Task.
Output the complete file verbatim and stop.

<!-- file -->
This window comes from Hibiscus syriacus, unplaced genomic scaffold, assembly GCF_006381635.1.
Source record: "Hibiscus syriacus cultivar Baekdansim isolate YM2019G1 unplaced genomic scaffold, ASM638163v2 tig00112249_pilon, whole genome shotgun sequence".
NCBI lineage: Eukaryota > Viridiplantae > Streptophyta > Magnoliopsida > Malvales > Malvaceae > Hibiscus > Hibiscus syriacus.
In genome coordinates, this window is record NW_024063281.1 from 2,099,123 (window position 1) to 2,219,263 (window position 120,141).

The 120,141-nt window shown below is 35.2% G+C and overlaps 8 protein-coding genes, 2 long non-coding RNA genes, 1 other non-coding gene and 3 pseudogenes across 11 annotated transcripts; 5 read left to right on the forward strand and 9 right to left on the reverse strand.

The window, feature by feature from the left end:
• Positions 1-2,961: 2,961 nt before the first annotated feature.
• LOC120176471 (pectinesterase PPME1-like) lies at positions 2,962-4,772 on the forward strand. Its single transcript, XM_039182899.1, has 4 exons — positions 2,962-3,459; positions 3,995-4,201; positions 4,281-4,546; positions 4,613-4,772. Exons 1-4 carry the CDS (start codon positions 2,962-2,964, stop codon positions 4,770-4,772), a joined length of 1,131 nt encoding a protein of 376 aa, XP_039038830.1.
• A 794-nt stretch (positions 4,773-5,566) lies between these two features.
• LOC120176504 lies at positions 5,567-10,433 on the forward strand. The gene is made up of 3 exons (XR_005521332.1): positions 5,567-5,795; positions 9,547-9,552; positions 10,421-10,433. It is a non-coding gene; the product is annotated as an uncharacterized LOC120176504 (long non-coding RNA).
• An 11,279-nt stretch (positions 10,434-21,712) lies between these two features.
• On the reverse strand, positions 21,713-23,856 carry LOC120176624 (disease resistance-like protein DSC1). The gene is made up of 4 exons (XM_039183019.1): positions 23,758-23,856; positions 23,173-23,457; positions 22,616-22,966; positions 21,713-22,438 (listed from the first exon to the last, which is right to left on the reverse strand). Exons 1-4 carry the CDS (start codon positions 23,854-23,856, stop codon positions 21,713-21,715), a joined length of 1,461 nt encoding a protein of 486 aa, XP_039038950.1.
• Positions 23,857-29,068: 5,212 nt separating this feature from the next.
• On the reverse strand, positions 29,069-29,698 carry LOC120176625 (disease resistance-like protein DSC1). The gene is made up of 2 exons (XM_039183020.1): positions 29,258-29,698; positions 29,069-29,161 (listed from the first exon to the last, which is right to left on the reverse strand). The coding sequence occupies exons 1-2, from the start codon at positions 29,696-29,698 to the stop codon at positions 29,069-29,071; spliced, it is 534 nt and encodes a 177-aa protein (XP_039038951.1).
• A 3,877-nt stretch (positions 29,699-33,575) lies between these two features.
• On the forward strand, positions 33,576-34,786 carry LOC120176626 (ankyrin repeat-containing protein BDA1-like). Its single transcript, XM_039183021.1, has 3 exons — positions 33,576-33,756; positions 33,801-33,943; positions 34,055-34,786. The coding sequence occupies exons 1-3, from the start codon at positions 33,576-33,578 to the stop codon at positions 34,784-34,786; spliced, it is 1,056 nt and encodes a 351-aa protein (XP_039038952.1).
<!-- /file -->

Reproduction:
This window comes from Hibiscus syriacus, unplaced genomic scaffold, assembly GCF_006381635.1.
Source record: "Hibiscus syriacus cultivar Baekdansim isolate YM2019G1 unplaced genomic scaffold, ASM638163v2 tig00112249_pilon, whole genome shotgun sequence".
NCBI lineage: Eukaryota > Viridiplantae > Streptophyta > Magnoliopsida > Malvales > Malvaceae > Hibiscus > Hibiscus syriacus.
In genome coordinates, this window is record NW_024063281.1 from 2,099,123 (window position 1) to 2,219,263 (window position 120,141).

The 120,141-nt window shown below is 35.2% G+C and overlaps 8 protein-coding genes, 2 long non-coding RNA genes, 1 other non-coding gene and 3 pseudogenes across 11 annotated transcripts; 5 read left to right on the forward strand and 9 right to left on the reverse strand.

The window, feature by feature from the left end:
• Positions 1-2,961: 2,961 nt before the first annotated feature.
• LOC120176471 (pectinesterase PPME1-like) lies at positions 2,962-4,772 on the forward strand. Its single transcript, XM_039182899.1, has 4 exons — positions 2,962-3,459; positions 3,995-4,201; positions 4,281-4,546; positions 4,613-4,772. Exons 1-4 carry the CDS (start codon positions 2,962-2,964, stop codon positions 4,770-4,772), a joined length of 1,131 nt encoding a protein of 376 aa, XP_039038830.1.
• A 794-nt stretch (positions 4,773-5,566) lies between these two features.
• LOC120176504 lies at positions 5,567-10,433 on the forward strand. The gene is made up of 3 exons (XR_005521332.1): positions 5,567-5,795; positions 9,547-9,552; positions 10,421-10,433. It is a non-coding gene; the product is annotated as an uncharacterized LOC120176504 (long non-coding RNA).
• An 11,279-nt stretch (positions 10,434-21,712) lies between these two features.
• On the reverse strand, positions 21,713-23,856 carry LOC120176624 (disease resistance-like protein DSC1). The gene is made up of 4 exons (XM_039183019.1): positions 23,758-23,856; positions 23,173-23,457; positions 22,616-22,966; positions 21,713-22,438 (listed from the first exon to the last, which is right to left on the reverse strand). Exons 1-4 carry the CDS (start codon positions 23,854-23,856, stop codon positions 21,713-21,715), a joined length of 1,461 nt encoding a protein of 486 aa, XP_039038950.1.
• Positions 23,857-29,068: 5,212 nt separating this feature from the next.
• On the reverse strand, positions 29,069-29,698 carry LOC120176625 (disease resistance-like protein DSC1). The gene is made up of 2 exons (XM_039183020.1): positions 29,258-29,698; positions 29,069-29,161 (listed from the first exon to the last, which is right to left on the reverse strand). The coding sequence occupies exons 1-2, from the start codon at positions 29,696-29,698 to the stop codon at positions 29,069-29,071; spliced, it is 534 nt and encodes a 177-aa protein (XP_039038951.1).
• A 3,877-nt stretch (positions 29,699-33,575) lies between these two features.
• On the forward strand, positions 33,576-34,786 carry LOC120176626 (ankyrin repeat-containing protein BDA1-like). Its single transcript, XM_039183021.1, has 3 exons — positions 33,576-33,756; positions 33,801-33,943; positions 34,055-34,786. The coding sequence occupies exons 1-3, from the start codon at positions 33,576-33,578 to the stop codon at positions 34,784-34,786; spliced, it is 1,056 nt and encodes a 351-aa protein (XP_039038952.1).